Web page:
Kohana Dies at Loro Parque
Loro Parque announces death of Tilikum’s daughter Kohana
The female orca known as Kohana has died at Loro Parque, which is a zoo and marine park located in Puerto de la Cruz on the island of Tenerife, Spain. She was 20 years old. In an announcement issued to the public on September 15th, Loro Parque said: “With deep sadness, the Loro Parque team regrets to report the sudden death of our beloved orca Kohana.”
Kohana, who was presumably conceived through artificial insemination, was born at SeaWorld San Diego in May 2002. Takara, her mother, was born in captivity, and Tilikum, her father, was captured off the coast of Iceland in 1983. Kohana was three years old in February 2006 when SeaWorld Orlando separated her from her mother and sent her on the long journey across the Atlantic Ocean to Tenerife, along with three other young orcas named Skyla, Keto, and Tekoa. SeaWorld sent the orcas to Loro Parque on a so-called breeding loan, even though some of them are related to one another and would never breed in nature. Tekoa, Skyla, and Kohana all share the same father (Tilikum). Skyla and Keto share the same mother (Kalina). Kohana’s mother and Keto share the same father (Kotar).
At eight years old, Kohana was one of the youngest orcas ever to give birth in captivity, and her son Adan was born in October 2010. In August 2012, Kohana gave birth to another calf, this time a female. She rejected both calves, and humans hand-raised them. Loro Parque named Kohana’s daughter Vicky, but she died when she was 10 months old. Keto, Kohana’s half-uncle, fathered both Adan and Vicky, making them inbred. Adan is still alive and performs in shows. Skyla died in March 2021.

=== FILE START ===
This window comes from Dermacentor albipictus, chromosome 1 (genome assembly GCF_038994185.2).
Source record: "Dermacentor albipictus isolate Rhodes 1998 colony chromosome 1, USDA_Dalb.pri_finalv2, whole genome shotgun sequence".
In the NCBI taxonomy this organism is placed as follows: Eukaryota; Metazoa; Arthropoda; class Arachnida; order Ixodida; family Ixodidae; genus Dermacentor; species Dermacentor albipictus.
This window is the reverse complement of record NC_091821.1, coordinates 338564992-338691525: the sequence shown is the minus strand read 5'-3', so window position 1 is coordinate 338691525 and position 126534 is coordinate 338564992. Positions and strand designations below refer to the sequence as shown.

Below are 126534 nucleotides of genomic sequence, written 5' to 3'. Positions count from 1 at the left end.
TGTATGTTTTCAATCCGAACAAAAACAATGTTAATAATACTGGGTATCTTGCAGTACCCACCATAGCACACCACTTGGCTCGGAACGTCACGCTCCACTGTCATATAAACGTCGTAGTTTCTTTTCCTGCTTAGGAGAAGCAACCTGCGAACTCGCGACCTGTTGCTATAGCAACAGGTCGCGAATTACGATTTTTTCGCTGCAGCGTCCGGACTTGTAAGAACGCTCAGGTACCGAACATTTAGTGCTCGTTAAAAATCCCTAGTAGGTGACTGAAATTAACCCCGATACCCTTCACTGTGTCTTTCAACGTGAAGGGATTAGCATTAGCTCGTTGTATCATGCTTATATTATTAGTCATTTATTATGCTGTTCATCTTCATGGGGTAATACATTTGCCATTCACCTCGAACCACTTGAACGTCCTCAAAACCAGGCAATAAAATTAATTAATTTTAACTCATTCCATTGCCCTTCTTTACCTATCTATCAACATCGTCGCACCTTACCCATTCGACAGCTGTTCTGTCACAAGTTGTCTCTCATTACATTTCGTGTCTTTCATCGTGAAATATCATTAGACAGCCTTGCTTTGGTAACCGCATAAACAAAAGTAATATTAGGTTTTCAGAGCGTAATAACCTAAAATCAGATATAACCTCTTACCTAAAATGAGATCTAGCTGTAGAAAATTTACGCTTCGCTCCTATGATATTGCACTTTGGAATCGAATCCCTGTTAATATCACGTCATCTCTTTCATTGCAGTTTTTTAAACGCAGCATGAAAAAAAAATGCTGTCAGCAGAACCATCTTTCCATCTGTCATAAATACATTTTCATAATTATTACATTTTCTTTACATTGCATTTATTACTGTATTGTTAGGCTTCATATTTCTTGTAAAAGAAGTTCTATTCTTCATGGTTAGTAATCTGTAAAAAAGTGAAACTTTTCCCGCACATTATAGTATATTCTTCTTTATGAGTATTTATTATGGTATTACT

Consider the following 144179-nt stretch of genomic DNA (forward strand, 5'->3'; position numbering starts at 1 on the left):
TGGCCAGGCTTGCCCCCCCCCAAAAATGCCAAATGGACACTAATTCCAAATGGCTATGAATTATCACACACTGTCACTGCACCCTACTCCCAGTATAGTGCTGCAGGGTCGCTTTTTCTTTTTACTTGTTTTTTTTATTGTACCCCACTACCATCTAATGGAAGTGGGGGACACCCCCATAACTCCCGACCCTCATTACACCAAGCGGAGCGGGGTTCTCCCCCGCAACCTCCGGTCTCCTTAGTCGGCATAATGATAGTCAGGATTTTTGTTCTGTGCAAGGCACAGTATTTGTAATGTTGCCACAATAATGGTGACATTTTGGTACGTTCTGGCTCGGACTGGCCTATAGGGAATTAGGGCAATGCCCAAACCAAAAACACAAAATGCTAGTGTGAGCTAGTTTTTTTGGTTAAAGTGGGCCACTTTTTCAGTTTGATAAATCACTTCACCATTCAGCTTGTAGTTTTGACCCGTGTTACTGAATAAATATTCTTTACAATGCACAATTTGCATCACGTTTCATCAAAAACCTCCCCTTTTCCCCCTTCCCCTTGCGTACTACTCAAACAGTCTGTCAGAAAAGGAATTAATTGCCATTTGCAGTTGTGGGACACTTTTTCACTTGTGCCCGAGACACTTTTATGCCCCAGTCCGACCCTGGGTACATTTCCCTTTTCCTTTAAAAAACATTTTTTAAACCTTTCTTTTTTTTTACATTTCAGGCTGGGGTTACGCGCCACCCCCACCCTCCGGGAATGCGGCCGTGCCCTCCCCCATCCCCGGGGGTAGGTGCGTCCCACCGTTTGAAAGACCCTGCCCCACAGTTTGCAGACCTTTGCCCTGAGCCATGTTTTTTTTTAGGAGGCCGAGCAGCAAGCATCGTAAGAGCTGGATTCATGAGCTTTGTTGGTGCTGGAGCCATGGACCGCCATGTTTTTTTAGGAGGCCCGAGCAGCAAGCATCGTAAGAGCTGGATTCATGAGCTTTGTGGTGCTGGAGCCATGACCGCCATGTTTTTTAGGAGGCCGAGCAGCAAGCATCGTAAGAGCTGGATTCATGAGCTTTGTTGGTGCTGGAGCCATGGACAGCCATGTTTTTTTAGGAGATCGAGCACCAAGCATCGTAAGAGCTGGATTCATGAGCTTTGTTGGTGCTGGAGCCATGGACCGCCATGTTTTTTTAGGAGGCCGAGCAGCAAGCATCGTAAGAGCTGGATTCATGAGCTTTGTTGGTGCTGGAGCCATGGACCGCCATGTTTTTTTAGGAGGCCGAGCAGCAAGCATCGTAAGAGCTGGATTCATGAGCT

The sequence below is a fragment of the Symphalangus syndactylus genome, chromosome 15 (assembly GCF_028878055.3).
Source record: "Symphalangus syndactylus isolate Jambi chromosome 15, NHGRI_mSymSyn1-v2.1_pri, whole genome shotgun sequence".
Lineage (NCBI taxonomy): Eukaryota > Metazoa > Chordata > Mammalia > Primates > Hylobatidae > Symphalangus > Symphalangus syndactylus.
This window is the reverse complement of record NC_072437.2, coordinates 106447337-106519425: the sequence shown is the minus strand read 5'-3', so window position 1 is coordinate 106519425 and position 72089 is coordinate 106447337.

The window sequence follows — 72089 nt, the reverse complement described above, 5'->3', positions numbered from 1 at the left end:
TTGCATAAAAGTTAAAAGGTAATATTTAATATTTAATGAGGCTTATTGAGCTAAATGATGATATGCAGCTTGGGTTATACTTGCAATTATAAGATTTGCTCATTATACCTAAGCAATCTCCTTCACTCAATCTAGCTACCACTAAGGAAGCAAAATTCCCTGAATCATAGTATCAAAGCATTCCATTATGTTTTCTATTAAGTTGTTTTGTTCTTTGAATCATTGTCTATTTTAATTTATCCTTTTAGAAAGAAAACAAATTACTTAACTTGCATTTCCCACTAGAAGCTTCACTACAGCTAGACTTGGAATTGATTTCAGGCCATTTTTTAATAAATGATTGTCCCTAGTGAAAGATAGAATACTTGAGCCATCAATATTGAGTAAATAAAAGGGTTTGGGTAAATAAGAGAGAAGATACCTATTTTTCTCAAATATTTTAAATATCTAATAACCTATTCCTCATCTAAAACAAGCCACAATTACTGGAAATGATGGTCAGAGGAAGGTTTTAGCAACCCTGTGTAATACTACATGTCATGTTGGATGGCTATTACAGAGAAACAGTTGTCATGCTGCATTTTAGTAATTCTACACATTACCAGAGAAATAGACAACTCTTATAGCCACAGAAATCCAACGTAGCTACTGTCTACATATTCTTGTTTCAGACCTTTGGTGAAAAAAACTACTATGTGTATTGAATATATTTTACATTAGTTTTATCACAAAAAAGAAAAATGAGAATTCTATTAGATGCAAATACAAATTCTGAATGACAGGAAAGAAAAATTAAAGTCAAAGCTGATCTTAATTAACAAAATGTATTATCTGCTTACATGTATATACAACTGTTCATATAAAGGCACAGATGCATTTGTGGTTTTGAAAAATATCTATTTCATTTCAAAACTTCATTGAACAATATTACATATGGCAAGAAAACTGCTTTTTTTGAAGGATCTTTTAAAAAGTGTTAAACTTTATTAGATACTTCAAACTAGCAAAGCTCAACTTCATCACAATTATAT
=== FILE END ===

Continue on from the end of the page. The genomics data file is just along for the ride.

In September 2022, the orca known as Morgan, who became separated from her pod off the coast of Holland in 2010 and ended up in Loro Parque, gave birth to a female calf that Loro Parque named Ula. Ula died in august 2021, just before her third birthday.
With Kohana’s death, three female orcas have died at Loro Parque in the last 18 months, and today, four orcas remain. They are Tekoa, Keto, and Adan (all males) and Morgan who is now the last remaining female at the exhibit.
Featured image: Kohana and Skyla beach themselves on the concrete floor during a show at Loro Parque in 2021. Credit Helene O’Barry/Dolphin Project